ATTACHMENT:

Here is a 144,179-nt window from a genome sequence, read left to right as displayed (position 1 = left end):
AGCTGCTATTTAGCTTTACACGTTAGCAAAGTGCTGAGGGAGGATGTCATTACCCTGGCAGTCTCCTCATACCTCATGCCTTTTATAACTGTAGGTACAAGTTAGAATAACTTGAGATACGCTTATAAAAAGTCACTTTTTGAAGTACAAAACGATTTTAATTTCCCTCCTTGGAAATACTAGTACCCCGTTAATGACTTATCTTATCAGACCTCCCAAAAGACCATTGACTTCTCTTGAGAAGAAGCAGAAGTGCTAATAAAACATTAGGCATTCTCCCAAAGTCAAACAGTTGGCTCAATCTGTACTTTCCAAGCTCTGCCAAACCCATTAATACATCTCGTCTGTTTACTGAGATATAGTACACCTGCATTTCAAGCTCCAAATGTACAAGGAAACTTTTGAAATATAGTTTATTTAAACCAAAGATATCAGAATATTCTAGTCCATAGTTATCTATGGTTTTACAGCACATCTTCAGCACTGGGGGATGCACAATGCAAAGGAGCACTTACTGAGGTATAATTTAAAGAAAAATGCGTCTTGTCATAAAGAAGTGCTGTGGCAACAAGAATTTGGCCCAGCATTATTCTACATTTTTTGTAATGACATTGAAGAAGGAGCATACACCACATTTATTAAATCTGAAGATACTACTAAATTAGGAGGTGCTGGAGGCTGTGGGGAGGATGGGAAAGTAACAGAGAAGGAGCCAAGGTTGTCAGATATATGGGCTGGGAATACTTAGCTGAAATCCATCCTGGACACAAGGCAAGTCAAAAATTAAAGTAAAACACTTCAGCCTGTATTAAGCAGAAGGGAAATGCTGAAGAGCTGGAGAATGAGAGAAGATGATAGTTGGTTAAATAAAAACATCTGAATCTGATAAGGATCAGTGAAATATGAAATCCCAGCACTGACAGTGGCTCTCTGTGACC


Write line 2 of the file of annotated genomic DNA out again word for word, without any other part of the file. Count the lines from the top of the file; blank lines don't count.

AGCTGCTATTTAGCTTTACACGTTAGCAAAGTGCTGAGGGAGGATGTCATTACCCTGGCAGTCTCCTCATACCTCATGCCTTTTATAACTGTAGGTACAAGTTAGAATAACTTGAGATACGCTTATAAAAAGTCACTTTTTGAAGTACAAAACGATTTTAATTTCCCTCCTTGGAAATACTAGTACCCCGTTAATGACTTATCTTATCAGACCTCCCAAAAGACCATTGACTTCTCTTGAGAAGAAGCAGAAGTGCTAATAAAACATTAGGCATTCTCCCAAAGTCAAACAGTTGGCTCAATCTGTACTTTCCAAGCTCTGCCAAACCCATTAATACATCTCGTCTGTTTACTGAGATATAGTACACCTGCATTTCAAGCTCCAAATGTACAAGGAAACTTTTGAAATATAGTTTATTTAAACCAAAGATATCAGAATATTCTAGTCCATAGTTATCTATGGTTTTACAGCACATCTTCAGCACTGGGGGATGCACAATGCAAAGGAGCACTTACTGAGGTATAATTTAAAGAAAAATGCGTCTTGTCATAAAGAAGTGCTGTGGCAACAAGAATTTGGCCCAGCATTATTCTACATTTTTTGTAATGACATTGAAGAAGGAGCATACACCACATTTATTAAATCTGAAGATACTACTAAATTAGGAGGTGCTGGAGGCTGTGGGGAGGATGGGAAAGTAACAGAGAAGGAGCCAAGGTTGTCAGATATATGGGCTGGGAATACTTAGCTGAAATCCATCCTGGACACAAGGCAAGTCAAAAATTAAAGTAAAACACTTCAGCCTGTATTAAGCAGAAGGGAAATGCTGAAGAGCTGGAGAATGAGAGAAGATGATAGTTGGTTAAATAAAAACATCTGAATCTGATAAGGATCAGTGAAATATGAAATCCCAGCACTGACAGTGGCTCTCTGTGACC